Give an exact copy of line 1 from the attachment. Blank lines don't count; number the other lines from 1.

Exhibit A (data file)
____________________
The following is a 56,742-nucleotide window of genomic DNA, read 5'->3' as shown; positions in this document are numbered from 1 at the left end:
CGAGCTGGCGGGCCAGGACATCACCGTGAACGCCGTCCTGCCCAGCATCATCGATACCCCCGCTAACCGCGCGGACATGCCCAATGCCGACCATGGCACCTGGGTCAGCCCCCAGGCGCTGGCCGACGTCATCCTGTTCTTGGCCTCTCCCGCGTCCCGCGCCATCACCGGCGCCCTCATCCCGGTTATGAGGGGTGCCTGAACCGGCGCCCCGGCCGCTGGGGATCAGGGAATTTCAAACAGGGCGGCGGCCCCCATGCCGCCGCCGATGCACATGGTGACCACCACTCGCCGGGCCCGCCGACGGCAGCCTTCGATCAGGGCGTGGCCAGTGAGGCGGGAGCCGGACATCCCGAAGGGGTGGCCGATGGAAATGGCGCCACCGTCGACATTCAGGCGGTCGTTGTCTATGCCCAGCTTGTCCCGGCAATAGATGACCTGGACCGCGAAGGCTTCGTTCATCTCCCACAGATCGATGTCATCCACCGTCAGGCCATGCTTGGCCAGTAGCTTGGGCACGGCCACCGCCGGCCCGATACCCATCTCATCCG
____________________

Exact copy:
The following is a 56,742-nucleotide window of genomic DNA, read 5'->3' as shown; positions in this document are numbered from 1 at the left end: